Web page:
AI will be a huge driver for change and looks set to become an increasingly prominent part of the GRC landscape. It’s critical because it has the potential to truly automate the GRC process and apply learning or past behavior to future threats.
AI will be a huge driver for change.
Perhaps most interestingly, AI also means we can stop working reactively. Typically, at the moment, we see that organizations aren’t using GRC to solve any tangible business problems but are instead looking to tick a box for auditors or regulators. All too often, their highly skilled experts are reduced to mundane admin tasks centered around reviews and checking. But, by using the latest advancements in AI and machine learning, we can free these experts up to work proactively, using data and insight to solve specific business challenges.
GRC needs unique business context
To truly harness the potential for the next generation of technology, however, more needs to be done to contextualize GRC and its value to the business. We need to see a shift toward outcome-driven metrics that translate risk management into tangible operational impacts. The idea is that by understanding the impact that certain risks might have on your bottom line, you can better understand where to invest your resources and what your security priorities should be. This way of thinking also creates a much clearer business case for GRC, one that embeds it within decision-making across the entire organization.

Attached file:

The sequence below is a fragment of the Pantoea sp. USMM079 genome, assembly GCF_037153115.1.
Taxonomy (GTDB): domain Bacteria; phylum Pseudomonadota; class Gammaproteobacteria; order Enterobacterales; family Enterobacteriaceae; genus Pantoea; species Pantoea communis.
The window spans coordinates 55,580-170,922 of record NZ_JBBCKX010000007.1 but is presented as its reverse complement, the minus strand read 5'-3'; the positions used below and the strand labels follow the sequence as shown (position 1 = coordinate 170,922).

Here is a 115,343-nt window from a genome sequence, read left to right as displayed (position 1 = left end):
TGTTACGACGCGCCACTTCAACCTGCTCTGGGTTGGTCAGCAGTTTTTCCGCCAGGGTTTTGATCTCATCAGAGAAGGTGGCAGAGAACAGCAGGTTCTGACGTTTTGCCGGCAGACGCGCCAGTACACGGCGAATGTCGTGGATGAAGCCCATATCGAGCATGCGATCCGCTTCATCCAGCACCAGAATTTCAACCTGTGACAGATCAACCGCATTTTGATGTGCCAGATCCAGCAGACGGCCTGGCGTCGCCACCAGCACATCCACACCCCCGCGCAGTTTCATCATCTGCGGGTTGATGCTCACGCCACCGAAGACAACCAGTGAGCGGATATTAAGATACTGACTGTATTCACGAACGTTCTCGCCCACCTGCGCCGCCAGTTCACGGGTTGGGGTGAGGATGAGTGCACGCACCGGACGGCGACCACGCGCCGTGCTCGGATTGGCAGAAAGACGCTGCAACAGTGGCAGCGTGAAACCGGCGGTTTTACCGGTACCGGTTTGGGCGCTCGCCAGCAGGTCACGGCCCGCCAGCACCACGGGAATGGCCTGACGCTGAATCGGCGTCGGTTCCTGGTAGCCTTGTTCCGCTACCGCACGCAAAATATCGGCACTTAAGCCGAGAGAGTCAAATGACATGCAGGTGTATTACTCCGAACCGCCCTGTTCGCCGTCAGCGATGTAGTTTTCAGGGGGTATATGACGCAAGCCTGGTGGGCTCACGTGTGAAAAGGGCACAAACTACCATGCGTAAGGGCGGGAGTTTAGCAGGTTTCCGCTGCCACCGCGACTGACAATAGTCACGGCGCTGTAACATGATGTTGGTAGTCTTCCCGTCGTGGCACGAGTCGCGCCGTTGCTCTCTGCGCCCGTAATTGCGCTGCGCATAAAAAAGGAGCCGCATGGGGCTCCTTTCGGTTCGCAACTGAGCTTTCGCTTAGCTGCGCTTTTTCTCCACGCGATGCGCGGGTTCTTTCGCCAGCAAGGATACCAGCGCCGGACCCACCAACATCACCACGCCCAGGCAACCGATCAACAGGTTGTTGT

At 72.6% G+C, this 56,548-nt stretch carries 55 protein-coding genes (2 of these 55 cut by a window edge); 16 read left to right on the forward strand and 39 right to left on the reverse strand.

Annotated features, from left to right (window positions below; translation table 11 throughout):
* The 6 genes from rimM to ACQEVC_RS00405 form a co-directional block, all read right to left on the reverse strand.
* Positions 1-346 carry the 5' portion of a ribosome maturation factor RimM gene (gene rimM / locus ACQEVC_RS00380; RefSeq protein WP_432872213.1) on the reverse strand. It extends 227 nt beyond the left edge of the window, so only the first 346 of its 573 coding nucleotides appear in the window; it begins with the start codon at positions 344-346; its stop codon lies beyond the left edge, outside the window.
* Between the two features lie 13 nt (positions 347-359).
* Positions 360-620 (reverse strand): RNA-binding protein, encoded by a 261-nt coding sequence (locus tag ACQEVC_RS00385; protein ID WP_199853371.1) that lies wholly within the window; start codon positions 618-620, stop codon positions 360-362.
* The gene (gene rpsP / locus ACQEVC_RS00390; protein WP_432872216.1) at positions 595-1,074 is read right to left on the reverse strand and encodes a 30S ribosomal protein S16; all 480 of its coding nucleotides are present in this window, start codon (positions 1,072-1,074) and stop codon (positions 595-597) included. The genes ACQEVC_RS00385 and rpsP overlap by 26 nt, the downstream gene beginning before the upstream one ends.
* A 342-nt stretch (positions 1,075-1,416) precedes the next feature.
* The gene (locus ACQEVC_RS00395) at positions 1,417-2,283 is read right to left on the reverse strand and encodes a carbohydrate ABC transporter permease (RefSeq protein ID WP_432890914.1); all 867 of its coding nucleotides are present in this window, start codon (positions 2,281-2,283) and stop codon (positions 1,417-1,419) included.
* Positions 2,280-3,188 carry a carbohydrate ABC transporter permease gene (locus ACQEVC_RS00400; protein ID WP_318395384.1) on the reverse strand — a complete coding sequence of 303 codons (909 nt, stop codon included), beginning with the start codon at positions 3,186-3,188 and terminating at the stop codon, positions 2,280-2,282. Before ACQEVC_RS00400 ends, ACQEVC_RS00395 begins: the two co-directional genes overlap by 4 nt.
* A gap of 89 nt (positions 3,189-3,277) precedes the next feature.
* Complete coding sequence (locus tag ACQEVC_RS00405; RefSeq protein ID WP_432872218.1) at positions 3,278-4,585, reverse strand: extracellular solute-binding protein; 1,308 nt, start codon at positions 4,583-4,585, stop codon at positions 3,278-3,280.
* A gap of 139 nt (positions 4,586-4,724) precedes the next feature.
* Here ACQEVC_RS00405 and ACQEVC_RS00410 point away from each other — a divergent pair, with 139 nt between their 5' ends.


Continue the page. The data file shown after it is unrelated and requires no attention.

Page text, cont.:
One thing that’s clear is that the future of governance, risk, and compliance management exists at the intersection between technology and expertise. In order to achieve desired outcomes faster and with greater confidence, organizations will need to combine the automation and AI capabilities of the latest software with world-class insight in order to make decisions that ensure long-term success.